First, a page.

books & ideas / new titles

Little Grey Lies

Written by Hedi Kaddour
A fascinating story of how a woman disguised as a man fooled her entourage for so many years, ultimately becoming the highly respected head of the security service of a fascist party that counted virility among its most valued virtues.

Arab Jazz

Written by Karim Miské
This suspense novel, set in the colourful 19th district of Paris, is a smart and entertaining sociological insight in the making of intolerance and terrorism, written before the actual Paris events of 2015.

French Rhapsody

Written by Antoine LAURAIN
A middle-aged doctor receives a letter from a record company that should have arrived 33 years ago when he was part of an amateur rock band. Ecstatic with the belated news that the record company wanted to produce them, Alain embarks on a quest to find his old band buddies, for better or for worse…

Noah's Child

Written by Eric-Emmanuel Schmitt
A priest takes in and protects young Jewish and Christian children, including the young Joseph. The spiritual awareness of a child, the wisdom of a man in the commotion and fury of war.

Mend The Living

Written by Maylis de Kerangal
The Canadian publisher Talon Books has just released the English translation of the French best-selling and captivating novel Réparer les vivants by Maylis de Kerangal, translated by Jessica Moore and longlisted for the Booker Prize 2016.

The Sleepworker

Written by Cyrille Martinez | Translated by Jospeh Patrick Stancil | October 2014

John is a poet. Only John almost never writes poems, because he is also unemployed. He lives with two friends, and they squat in a loft in New York New York, a fantastical city that resembles the Big Apple, but also any other city where artists live. They throw fabulous parties and practice group sodomy. That is, until John meets Andy.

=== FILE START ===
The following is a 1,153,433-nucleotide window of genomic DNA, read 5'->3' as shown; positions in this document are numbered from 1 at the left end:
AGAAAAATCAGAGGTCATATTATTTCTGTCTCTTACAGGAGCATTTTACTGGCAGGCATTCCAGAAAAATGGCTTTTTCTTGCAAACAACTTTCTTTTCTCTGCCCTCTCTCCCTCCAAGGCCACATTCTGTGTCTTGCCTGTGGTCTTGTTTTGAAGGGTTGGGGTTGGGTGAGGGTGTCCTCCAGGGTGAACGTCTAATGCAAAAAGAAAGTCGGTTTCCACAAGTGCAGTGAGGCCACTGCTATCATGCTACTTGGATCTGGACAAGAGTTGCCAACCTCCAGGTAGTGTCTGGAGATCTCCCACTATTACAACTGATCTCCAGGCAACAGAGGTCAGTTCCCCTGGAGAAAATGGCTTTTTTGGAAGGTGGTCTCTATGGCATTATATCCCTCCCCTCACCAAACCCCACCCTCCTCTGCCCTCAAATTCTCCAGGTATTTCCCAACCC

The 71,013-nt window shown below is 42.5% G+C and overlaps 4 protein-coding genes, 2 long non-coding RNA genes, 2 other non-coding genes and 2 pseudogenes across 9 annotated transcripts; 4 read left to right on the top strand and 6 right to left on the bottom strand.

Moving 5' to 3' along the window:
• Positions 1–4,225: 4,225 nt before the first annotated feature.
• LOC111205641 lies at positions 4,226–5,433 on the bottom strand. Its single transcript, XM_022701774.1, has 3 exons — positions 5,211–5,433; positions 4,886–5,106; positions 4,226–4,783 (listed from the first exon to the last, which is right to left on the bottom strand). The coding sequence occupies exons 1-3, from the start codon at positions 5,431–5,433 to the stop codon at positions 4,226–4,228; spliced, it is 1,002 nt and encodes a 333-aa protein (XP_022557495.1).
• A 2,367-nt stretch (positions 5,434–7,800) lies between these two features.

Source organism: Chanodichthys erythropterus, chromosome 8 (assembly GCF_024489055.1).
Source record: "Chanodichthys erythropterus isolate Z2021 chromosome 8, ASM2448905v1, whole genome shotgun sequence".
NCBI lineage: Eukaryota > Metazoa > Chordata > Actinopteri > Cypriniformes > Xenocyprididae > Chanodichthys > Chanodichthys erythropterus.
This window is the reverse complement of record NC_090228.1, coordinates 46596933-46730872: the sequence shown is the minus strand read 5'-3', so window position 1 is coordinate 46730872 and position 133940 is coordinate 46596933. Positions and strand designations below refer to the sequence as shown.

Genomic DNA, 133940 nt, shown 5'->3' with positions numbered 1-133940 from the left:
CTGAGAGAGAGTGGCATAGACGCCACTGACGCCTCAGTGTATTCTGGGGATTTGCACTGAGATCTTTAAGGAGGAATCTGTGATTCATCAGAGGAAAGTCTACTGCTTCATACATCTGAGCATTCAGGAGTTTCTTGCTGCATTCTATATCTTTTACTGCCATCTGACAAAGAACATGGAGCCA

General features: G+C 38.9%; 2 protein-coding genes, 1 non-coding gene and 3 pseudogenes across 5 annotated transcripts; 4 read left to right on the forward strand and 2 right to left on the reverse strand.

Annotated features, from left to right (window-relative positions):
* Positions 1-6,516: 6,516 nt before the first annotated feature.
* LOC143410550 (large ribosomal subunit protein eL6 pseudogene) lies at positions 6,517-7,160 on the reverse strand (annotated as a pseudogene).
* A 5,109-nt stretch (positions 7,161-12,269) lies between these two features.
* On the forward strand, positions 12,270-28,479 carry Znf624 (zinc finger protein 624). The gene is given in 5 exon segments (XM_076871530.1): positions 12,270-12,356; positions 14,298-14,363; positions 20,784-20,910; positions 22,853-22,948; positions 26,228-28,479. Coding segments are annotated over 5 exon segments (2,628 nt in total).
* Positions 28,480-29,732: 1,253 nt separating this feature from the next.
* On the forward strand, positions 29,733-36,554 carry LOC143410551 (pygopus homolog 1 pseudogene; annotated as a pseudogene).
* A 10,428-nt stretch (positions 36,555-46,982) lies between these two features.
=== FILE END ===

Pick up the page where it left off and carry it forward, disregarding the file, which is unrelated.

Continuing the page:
Palestine

Written by Hubert Haddad | Translated by Pierre L'Abbé | September 2014

Somewhere in the West Bank, an Israeli patrol is assaulted by a Palestinian commando. One Israeli soldier is killed and another is kidnapped. Wounded, in a state of shock, the hostage loses hold of reality and forgets everything, even his own name. Eventually he is rescued, taken in by two Palestinian women and his wounds heal. He becomes Nessim, brother of Falastìn, an anorexic Law student; and son of Asmahane, the blind widow of an official who was shot dead in an ambush. Nessim passes through the looking glass, suffering the daily anguish of the inhabitants of the colonized West Bank.

Birth of a Bridge

Written by Maylis de Kerangal | Translated by Jessica Moore | August 2014

From one of the most exciting novelists writing in France today comes this literary saga of a dozen men and women – engineers, designers, machinery operators, cable riggers – all employees of the international consortium charged with building a bridge somewhere in a mythical and fantastic California.

Form and Object: A Treatise on Things

Written by Tristan Garcia | Translated by Mark Allan Ohm and Jon Cogburn | April 2014

What is a thing? What is an object? Tristan Garcia decisively overturns 100 years of Heideggerian orthodoxy about the supposed derivative nature of objects and in so doing provides deep insights about the world and our place in it. 

A Philosophy of Walking

Written by Frederic Gros | Translated by John Howe | April 2014

In A Philosophy of Walking, a bestseller in France, leading thinker Frédéric Gros charts the many different ways we get from A to B — the pilgrimage, the promenade, the protest march, the nature ramble — and reveals what they say about us.

The Day I Lost My Superpowers

Written by Michaël Escoffier | Illustrated by Kris Di Giacomo | April 2014

Childhood is a magical time when even the stuff of the day-to-day is exciting and the ordinary often seems extraordinary. A part of this magic is that with just a little imagination, we all might be found to possess true superpowers!

This isn't the first or last book where a child delightedly discovers her own superpowers. But it may be just about the driest, funniest, and sweetest, where the discovery is handled with humor and charm.

Aama: 1. The Smell of Warm Dust

Written by Frederik Peeters | March 2014

In the distant future, Verloc Nim wakes up in the middle of nowhere suffering from complete amnesia. He remembers nothing of his former life. But when Verloc is handed his diary by a robot-ape called Churchill, he is able to revisit his past. His life, he discovers, has been a miserable one. He lost his business, his family, and his friends because he refused the technological advancements of society. The eye implants, the pharyngeal filters, the genetic modifications—he went without all these.

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